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Opinions: Dems Want it Both Ways on 'Dirty' Money

Tuesday, May 15, 2012 - 11:21 AM

If Democrats really cared about reforming how elections are funded, that would have done something about it when they  had control of Washington for two full years. They had enough votes to make a solid attempt to hinder Super PACs and other ways money influences elections. They conveniently didn't see it as a priority, but now that they don't have control of Washington, they're trying to pretend like they care.

Actions, or lack thereof, speak louder than propaganda, and now those same Dems are crying home to momma about how they're raising less outside money than the Republicans are. That's true, but they'd like you do ignore a whole slew of related numbers, and just focus on Super PAC money... you know, because that's the only money that is bad.

Barack Obama raised more in the first two quarters of the campaign than Mitt Romney has the whole election so far, and the most recent data shows him with roughly TEN TIMES as much money on hand ($10 million to $100 million). In fact, Obama raised more than Mitt Romney, Ron Paul, Newt Gingrich, Rick Santorum and Rick Perry put together so far, through March 31st.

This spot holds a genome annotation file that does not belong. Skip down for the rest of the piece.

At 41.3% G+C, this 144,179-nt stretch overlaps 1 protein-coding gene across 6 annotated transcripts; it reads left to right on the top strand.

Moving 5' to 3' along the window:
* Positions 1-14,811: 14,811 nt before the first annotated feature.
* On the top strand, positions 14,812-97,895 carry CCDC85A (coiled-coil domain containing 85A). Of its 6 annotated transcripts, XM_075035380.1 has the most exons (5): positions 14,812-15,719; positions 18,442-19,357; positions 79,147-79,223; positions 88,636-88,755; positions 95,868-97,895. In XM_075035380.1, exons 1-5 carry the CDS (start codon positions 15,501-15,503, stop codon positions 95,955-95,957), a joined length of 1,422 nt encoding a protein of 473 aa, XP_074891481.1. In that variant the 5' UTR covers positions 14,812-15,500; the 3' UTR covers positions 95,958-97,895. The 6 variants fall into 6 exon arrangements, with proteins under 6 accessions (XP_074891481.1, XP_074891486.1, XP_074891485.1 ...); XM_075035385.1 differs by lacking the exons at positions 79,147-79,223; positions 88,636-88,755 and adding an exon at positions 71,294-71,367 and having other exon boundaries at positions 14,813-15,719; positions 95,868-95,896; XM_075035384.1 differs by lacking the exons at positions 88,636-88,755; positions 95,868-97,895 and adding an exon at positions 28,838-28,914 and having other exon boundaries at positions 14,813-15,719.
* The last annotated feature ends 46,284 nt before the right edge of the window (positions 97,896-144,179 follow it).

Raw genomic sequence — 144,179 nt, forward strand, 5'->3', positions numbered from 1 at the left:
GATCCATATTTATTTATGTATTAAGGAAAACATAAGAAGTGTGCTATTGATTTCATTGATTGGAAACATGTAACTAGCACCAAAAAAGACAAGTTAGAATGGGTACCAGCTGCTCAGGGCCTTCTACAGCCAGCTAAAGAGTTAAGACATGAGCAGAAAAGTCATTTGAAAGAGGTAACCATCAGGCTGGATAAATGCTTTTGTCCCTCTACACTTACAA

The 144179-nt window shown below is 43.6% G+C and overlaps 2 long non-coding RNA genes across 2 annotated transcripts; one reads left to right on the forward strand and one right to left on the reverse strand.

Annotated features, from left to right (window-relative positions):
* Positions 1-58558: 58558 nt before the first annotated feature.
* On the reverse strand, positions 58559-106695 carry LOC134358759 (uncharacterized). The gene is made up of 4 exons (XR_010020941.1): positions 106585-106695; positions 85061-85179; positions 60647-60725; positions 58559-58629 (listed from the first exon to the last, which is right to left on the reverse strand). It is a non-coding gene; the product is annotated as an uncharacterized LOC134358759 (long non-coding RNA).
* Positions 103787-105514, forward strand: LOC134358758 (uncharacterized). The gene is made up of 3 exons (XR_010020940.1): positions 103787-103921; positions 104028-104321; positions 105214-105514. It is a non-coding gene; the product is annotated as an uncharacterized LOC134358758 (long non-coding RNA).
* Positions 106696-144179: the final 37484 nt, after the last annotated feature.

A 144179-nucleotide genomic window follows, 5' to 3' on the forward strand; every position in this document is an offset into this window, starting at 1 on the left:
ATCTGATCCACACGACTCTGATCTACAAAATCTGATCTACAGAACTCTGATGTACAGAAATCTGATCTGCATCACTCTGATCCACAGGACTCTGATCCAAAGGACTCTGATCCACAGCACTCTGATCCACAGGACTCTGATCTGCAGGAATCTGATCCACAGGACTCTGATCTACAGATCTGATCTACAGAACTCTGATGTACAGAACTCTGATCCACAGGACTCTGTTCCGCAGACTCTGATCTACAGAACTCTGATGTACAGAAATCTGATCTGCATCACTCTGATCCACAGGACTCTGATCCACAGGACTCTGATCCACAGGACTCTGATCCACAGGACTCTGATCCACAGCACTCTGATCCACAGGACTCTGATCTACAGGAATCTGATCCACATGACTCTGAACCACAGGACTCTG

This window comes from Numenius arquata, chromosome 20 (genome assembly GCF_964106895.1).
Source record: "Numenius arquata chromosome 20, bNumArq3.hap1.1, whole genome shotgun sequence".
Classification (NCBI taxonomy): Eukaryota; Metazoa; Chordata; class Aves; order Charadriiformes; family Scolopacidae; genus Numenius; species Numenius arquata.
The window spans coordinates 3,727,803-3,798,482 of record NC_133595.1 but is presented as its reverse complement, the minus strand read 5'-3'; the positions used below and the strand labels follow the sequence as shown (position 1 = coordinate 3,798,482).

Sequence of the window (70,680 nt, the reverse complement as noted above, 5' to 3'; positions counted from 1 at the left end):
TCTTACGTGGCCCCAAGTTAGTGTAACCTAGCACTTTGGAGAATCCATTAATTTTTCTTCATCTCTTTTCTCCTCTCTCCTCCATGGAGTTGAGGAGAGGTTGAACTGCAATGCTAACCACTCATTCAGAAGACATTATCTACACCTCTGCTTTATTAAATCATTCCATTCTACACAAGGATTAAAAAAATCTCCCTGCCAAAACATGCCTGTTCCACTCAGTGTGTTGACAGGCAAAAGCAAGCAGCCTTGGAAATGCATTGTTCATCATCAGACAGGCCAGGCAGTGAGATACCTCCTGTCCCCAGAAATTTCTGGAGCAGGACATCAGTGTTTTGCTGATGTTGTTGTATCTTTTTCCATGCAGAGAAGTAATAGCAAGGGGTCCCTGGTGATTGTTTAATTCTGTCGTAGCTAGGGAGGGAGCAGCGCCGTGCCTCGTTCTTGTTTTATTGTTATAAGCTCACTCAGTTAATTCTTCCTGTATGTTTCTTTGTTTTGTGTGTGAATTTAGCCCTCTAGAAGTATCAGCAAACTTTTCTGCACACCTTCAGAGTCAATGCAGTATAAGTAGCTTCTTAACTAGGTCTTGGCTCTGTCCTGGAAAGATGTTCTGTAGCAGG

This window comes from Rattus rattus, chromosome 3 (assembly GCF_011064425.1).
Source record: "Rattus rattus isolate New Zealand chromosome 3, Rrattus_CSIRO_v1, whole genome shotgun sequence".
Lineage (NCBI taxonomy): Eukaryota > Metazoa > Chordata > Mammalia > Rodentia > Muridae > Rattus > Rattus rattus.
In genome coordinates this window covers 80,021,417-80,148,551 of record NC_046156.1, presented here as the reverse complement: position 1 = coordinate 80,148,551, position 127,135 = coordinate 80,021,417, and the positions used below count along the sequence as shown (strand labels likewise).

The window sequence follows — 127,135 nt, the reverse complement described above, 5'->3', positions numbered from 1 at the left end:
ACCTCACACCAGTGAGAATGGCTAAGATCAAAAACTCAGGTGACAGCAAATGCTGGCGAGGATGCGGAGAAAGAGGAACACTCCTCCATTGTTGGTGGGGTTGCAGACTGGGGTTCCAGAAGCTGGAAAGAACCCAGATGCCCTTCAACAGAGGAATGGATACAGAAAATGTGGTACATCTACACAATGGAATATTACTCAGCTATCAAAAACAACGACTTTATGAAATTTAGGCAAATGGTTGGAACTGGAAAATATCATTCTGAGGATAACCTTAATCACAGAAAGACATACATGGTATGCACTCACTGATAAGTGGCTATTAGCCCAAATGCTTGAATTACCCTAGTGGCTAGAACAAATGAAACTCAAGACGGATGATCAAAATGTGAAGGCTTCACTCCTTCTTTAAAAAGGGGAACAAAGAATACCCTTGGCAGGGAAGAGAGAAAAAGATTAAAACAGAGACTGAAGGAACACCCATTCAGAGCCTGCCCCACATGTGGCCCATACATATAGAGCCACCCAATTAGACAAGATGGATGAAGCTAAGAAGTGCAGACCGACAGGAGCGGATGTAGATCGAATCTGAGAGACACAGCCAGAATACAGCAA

While the stereotype is that Democrats raise more small dollar money as a portion of their overall haul, Ron Paul matches Obama with 45 percent of his money coming from small dollar donations. Leading by far in this category is independent Buddy Roemer, who's raised 82 percent from small individual donors. Romney is the almost the worst out of major candidates, having only has raised 11 percent from small donors - although that is likely to go up now that he's tied up the nomination. This is almost as bad as Rick Perry, who raised a whopping 95 percent from big donors during his short and disastrous campaign.